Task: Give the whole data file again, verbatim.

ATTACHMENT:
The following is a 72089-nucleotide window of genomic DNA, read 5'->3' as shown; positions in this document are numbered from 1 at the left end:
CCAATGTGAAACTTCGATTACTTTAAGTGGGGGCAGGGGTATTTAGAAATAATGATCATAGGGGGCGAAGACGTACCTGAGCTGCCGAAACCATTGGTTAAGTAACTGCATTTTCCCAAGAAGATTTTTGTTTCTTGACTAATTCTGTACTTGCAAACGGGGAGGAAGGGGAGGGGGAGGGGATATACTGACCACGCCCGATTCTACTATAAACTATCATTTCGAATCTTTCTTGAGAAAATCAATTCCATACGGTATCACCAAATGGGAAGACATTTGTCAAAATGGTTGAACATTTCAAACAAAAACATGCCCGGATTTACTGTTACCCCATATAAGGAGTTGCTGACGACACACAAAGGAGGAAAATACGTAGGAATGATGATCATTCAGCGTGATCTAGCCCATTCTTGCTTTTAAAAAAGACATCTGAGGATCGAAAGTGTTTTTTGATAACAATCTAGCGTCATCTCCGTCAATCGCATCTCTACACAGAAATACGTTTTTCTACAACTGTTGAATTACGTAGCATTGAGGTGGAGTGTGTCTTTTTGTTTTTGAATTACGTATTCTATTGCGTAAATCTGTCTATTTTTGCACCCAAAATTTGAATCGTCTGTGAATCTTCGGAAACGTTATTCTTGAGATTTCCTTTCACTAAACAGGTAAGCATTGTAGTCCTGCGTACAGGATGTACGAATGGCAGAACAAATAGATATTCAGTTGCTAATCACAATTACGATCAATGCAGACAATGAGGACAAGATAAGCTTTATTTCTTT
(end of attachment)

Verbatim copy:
The following is a 72089-nucleotide window of genomic DNA, read 5'->3' as shown; positions in this document are numbered from 1 at the left end:
CCAATGTGAAACTTCGATTACTTTAAGTGGGGGCAGGGGTATTTAGAAATAATGATCATAGGGGGCGAAGACGTACCTGAGCTGCCGAAACCATTGGTTAAGTAACTGCATTTTCCCAAGAAGATTTTTGTTTCTTGACTAATTCTGTACTTGCAAACGGGGAGGAAGGGGAGGGGGAGGGGATATACTGACCACGCCCGATTCTACTATAAACTATCATTTCGAATCTTTCTTGAGAAAATCAATTCCATACGGTATCACCAAATGGGAAGACATTTGTCAAAATGGTTGAACATTTCAAACAAAAACATGCCCGGATTTACTGTTACCCCATATAAGGAGTTGCTGACGACACACAAAGGAGGAAAATACGTAGGAATGATGATCATTCAGCGTGATCTAGCCCATTCTTGCTTTTAAAAAAGACATCTGAGGATCGAAAGTGTTTTTTGATAACAATCTAGCGTCATCTCCGTCAATCGCATCTCTACACAGAAATACGTTTTTCTACAACTGTTGAATTACGTAGCATTGAGGTGGAGTGTGTCTTTTTGTTTTTGAATTACGTATTCTATTGCGTAAATCTGTCTATTTTTGCACCCAAAATTTGAATCGTCTGTGAATCTTCGGAAACGTTATTCTTGAGATTTCCTTTCACTAAACAGGTAAGCATTGTAGTCCTGCGTACAGGATGTACGAATGGCAGAACAAATAGATATTCAGTTGCTAATCACAATTACGATCAATGCAGACAATGAGGACAAGATAAGCTTTATTTCTTT